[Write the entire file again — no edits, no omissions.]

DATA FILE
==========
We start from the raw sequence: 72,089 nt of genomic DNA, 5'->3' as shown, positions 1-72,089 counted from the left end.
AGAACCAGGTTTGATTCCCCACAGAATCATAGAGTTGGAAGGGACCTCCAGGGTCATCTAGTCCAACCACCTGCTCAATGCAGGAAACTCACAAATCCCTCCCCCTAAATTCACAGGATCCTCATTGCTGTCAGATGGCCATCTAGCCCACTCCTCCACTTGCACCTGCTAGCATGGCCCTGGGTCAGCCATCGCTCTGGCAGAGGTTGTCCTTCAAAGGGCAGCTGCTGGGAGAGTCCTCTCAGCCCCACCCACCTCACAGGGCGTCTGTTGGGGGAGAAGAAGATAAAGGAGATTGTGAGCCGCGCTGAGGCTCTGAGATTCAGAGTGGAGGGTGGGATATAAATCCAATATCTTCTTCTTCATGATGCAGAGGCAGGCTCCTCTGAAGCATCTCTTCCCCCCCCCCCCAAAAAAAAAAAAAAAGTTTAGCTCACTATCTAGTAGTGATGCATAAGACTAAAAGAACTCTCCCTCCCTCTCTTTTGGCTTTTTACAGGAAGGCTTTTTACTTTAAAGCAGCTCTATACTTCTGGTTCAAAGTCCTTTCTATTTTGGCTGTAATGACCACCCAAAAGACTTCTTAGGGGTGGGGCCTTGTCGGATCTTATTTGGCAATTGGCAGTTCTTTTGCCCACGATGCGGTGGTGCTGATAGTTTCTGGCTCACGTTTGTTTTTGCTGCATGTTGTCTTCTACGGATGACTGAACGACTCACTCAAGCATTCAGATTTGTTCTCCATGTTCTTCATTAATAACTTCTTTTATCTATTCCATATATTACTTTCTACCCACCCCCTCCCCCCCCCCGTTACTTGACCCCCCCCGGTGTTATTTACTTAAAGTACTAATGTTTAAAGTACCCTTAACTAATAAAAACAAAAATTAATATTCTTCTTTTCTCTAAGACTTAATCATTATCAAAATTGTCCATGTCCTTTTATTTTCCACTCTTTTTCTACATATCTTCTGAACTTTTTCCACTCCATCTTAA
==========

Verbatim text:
We start from the raw sequence: 72,089 nt of genomic DNA, 5'->3' as shown, positions 1-72,089 counted from the left end.
AGAACCAGGTTTGATTCCCCACAGAATCATAGAGTTGGAAGGGACCTCCAGGGTCATCTAGTCCAACCACCTGCTCAATGCAGGAAACTCACAAATCCCTCCCCCTAAATTCACAGGATCCTCATTGCTGTCAGATGGCCATCTAGCCCACTCCTCCACTTGCACCTGCTAGCATGGCCCTGGGTCAGCCATCGCTCTGGCAGAGGTTGTCCTTCAAAGGGCAGCTGCTGGGAGAGTCCTCTCAGCCCCACCCACCTCACAGGGCGTCTGTTGGGGGAGAAGAAGATAAAGGAGATTGTGAGCCGCGCTGAGGCTCTGAGATTCAGAGTGGAGGGTGGGATATAAATCCAATATCTTCTTCTTCATGATGCAGAGGCAGGCTCCTCTGAAGCATCTCTTCCCCCCCCCCCCAAAAAAAAAAAAAAAGTTTAGCTCACTATCTAGTAGTGATGCATAAGACTAAAAGAACTCTCCCTCCCTCTCTTTTGGCTTTTTACAGGAAGGCTTTTTACTTTAAAGCAGCTCTATACTTCTGGTTCAAAGTCCTTTCTATTTTGGCTGTAATGACCACCCAAAAGACTTCTTAGGGGTGGGGCCTTGTCGGATCTTATTTGGCAATTGGCAGTTCTTTTGCCCACGATGCGGTGGTGCTGATAGTTTCTGGCTCACGTTTGTTTTTGCTGCATGTTGTCTTCTACGGATGACTGAACGACTCACTCAAGCATTCAGATTTGTTCTCCATGTTCTTCATTAATAACTTCTTTTATCTATTCCATATATTACTTTCTACCCACCCCCTCCCCCCCCCCGTTACTTGACCCCCCCCGGTGTTATTTACTTAAAGTACTAATGTTTAAAGTACCCTTAACTAATAAAAACAAAAATTAATATTCTTCTTTTCTCTAAGACTTAATCATTATCAAAATTGTCCATGTCCTTTTATTTTCCACTCTTTTTCTACATATCTTCTGAACTTTTTCCACTCCATCTTAA